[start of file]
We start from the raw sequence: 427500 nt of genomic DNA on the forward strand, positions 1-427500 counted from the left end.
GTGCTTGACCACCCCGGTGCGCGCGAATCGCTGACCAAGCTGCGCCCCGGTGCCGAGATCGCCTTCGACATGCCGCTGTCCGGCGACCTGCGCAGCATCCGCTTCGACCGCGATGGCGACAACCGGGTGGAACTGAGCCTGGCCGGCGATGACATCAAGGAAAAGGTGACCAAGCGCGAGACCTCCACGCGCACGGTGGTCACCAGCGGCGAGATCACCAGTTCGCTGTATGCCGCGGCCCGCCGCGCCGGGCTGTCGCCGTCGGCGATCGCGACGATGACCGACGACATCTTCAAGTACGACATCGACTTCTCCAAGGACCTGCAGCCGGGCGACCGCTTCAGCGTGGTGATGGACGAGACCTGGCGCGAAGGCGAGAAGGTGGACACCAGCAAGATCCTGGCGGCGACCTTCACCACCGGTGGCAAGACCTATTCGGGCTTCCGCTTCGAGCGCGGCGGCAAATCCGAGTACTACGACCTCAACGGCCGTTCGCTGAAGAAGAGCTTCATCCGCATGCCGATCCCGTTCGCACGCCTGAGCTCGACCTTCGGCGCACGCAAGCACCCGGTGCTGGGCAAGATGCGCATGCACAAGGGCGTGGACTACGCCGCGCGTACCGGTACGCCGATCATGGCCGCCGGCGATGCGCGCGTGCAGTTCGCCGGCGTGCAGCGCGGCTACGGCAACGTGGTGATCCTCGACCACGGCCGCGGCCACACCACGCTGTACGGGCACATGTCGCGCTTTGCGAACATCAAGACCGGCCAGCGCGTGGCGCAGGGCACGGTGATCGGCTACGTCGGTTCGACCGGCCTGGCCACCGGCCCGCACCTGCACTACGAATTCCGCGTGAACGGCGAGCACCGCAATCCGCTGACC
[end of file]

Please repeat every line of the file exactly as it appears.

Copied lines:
We start from the raw sequence: 427500 nt of genomic DNA on the forward strand, positions 1-427500 counted from the left end.
GTGCTTGACCACCCCGGTGCGCGCGAATCGCTGACCAAGCTGCGCCCCGGTGCCGAGATCGCCTTCGACATGCCGCTGTCCGGCGACCTGCGCAGCATCCGCTTCGACCGCGATGGCGACAACCGGGTGGAACTGAGCCTGGCCGGCGATGACATCAAGGAAAAGGTGACCAAGCGCGAGACCTCCACGCGCACGGTGGTCACCAGCGGCGAGATCACCAGTTCGCTGTATGCCGCGGCCCGCCGCGCCGGGCTGTCGCCGTCGGCGATCGCGACGATGACCGACGACATCTTCAAGTACGACATCGACTTCTCCAAGGACCTGCAGCCGGGCGACCGCTTCAGCGTGGTGATGGACGAGACCTGGCGCGAAGGCGAGAAGGTGGACACCAGCAAGATCCTGGCGGCGACCTTCACCACCGGTGGCAAGACCTATTCGGGCTTCCGCTTCGAGCGCGGCGGCAAATCCGAGTACTACGACCTCAACGGCCGTTCGCTGAAGAAGAGCTTCATCCGCATGCCGATCCCGTTCGCACGCCTGAGCTCGACCTTCGGCGCACGCAAGCACCCGGTGCTGGGCAAGATGCGCATGCACAAGGGCGTGGACTACGCCGCGCGTACCGGTACGCCGATCATGGCCGCCGGCGATGCGCGCGTGCAGTTCGCCGGCGTGCAGCGCGGCTACGGCAACGTGGTGATCCTCGACCACGGCCGCGGCCACACCACGCTGTACGGGCACATGTCGCGCTTTGCGAACATCAAGACCGGCCAGCGCGTGGCGCAGGGCACGGTGATCGGCTACGTCGGTTCGACCGGCCTGGCCACCGGCCCGCACCTGCACTACGAATTCCGCGTGAACGGCGAGCACCGCAATCCGCTGACC